"They like to rope-a-dope and he likes to rope-a-dope," Matalin said.
It's a marked change for a White House whose mentality had become "`Make no mistake, admit no mistake - never,' which leaves you no latitude," said Terry Holt, a Republican communications consultant who got to know Snow during his years at Fox, when Holt was a spokesman for Republican lawmakers. "They needed to let the air out of the balloon a little bit, and [Snow is] doing that."
Snow's breezy manner has at times landed him in sticky situations, such as last week's stem-cell miscue. The "idiot" remark came during a public mea culpa after he mistakenly called one African-American congresswoman by the name of another, just weeks after he had drawn fire for using the racially charged phrase "tar baby" on camera in an offhand refusal to comment on the government's telephone-surveillance program. His response to the 2,500th American death in Iraq - "it's a number" - also raised eyebrows among liberals and gave Sen. Harry Reid of Nevada, the Democratic leader, an opening to attack the administration.
Still, Snow sees candor as a strength, which is why, he said, he's working to make the White House more accessible, in part by urging senior White House and administration officials to speak with reporters, and dispatching aides such as Perino to make sure they do.
"If you're showing openness and not delivering, it's going to blow up in your face - you can't just be for show; it's got to be for real," he said.
Because Snow is new, "he questions everything," said Candida Wolff, Bush's top legislative liaison. "There's been more of a willingness to talk, and to push us to open up."
But White House critics, including Democrats and liberal groups, say Snow is no more responsive to the news media than his predecessors, but dispenses spin with more style.
"What he's delivering isn't really that much different than what McClellan and [former press secretary Ari] Fleischer delivered - it's just with a friendlier face," said Paul Waldman of the liberal group Media Matters.
Some reporters complain that Snow caters mostly to large national newspapers and TV networks. "I can't say I have really felt the new openness, but I am ever hopeful," said Julie Mason, White House correspondent for the Houston Chronicle.
Outward signs of Snow's influence have surfaced in recent weeks, with a few senior Bush advisers, such as communications chief Dan Bartlett, top national security aide Stephen J. Hadley, and Wolff showing slightly less reluctance to being quoted by name. Snow also has made himself more available, particularly on his old stomping grounds: TV and radio.
Robert Anthony Snow was born in Berea, Ky., and raised in Cincinnati. High school classmates remember him as an intelligent and easy-going guy who excelled on the debate team and played saxophone in a band called Dual-Headed Drew and the Perky Pistons.
He was fascinated with news and world events at a young age, popping out of his seat during second-grade show-and-tell to recite the contents of the newspaper to his class, he said.
During the civil-rights era, he went through what he calls "my obligatory hippie phase," skipping school to protest the Vietnam War and clashing with his father, a military veteran, though he would soon develop distinctly conservative views.
His ability to laugh at himself set him apart, friends said.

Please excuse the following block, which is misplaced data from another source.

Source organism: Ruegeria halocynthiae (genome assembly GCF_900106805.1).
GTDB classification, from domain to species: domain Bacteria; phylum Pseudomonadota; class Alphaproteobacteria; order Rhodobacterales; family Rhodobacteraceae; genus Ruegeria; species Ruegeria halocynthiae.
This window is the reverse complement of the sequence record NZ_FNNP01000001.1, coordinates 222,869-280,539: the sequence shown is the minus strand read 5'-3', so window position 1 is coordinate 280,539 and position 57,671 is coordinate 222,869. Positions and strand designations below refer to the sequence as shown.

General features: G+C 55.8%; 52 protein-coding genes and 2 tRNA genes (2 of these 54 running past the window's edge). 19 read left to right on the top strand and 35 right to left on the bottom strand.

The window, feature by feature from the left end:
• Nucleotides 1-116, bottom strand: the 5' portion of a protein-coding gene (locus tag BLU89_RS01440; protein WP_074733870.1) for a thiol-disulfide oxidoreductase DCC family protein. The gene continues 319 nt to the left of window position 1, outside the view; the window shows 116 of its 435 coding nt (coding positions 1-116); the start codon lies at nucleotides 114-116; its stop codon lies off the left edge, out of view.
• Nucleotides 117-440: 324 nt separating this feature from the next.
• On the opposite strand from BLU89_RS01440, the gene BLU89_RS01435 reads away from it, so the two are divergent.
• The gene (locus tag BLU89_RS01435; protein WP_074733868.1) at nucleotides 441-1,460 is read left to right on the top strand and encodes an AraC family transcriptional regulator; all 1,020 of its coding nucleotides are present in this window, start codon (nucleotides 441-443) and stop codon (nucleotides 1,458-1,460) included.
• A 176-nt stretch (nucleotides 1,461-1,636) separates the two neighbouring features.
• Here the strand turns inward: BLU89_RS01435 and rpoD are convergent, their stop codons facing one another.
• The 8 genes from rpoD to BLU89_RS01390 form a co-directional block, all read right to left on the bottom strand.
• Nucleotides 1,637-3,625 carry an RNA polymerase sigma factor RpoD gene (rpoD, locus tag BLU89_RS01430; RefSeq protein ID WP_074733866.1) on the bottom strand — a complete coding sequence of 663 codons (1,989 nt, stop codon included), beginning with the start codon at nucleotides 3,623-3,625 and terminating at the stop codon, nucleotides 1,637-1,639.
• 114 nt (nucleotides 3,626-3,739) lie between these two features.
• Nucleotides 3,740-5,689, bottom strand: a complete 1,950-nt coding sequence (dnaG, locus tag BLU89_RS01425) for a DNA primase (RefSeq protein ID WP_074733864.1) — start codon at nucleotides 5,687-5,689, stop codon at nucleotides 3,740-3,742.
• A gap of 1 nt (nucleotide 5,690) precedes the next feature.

"He wasn't one of those angsty teenagers. He was somebody who was able to see the humor in things and not take himself too seriously," said Dirk Allen, a fellow debater at Princeton High in Cincinnati.
Snow attended Davidson College in North Carolina, where he continued debating, majored in philosophy, and gave roommates headaches teaching himself flute by playing along with Jethro Tull albums. (He would fulfill a dream when he performed on stage with the band's frontman, Ian Anderson, in 2003, and he continues to play with a band of "aging professionals" called Beats Workin'.)
During college, said former roommate and close friend Peyton Marshall, Snow was an unusual blend of playful and intense, "always having fun when he was deepest into something."
These days, there's plenty to keep Snow engrossed. His first alarm clock of the day buzzes at 3:45 a.m., followed by another at 4:15 - to make sure he's awake in time to get from his Alexandria, Va., home to the White House by 6:15 to start a roughly 13-hour day.
Snow manages to escape most weekends to his cottage on Maryland's Eastern Shore with his wife, Jill, three children - girls aged 14 and 9 and a boy, 10 - and two dogs. But even there, in a secluded spot on the Miles River that is purposefully devoid of a TV and answering machine, Snow is a slave to the 24/7 White House news cycle. He recently discovered his BlackBerry and cell phone get excellent reception when he's on his boat, and he's getting ready to install high-speed Internet service in the 100-year- old house.
Much of his time is spent studying the daunting array of topics that come across his desk each day.
"The biggest adjustment right now is just trying to get on top of the volume of policy stuff," Snow said, "You go out there to do a briefing, and you're going to get asked about everything in the world."
Robert Anthony Snow
Birthplace: Berea, Ky.
Education: B.A. in philosophy, Davidson College, 1977; graduate work in philosophy and economics at the University of Chicago, 1978-1979
Family: Wife Jill, two daughters and a son, two dogs
Home: Alexandria, Va., and Easton
Career highlights: White House press secretary, 2006; host of The Tony Snow Show on Fox News radio, 2003-2006; host of Fox News Sunday, 1996-2003; syndicated columnist, the Detroit News, 1993-2001; columnist, USA Today, 1994-2000; White House media affairs aide, 1992-1993; White House speechwriter, 1991-1992; Washington Times editorial page editor, 1987-1991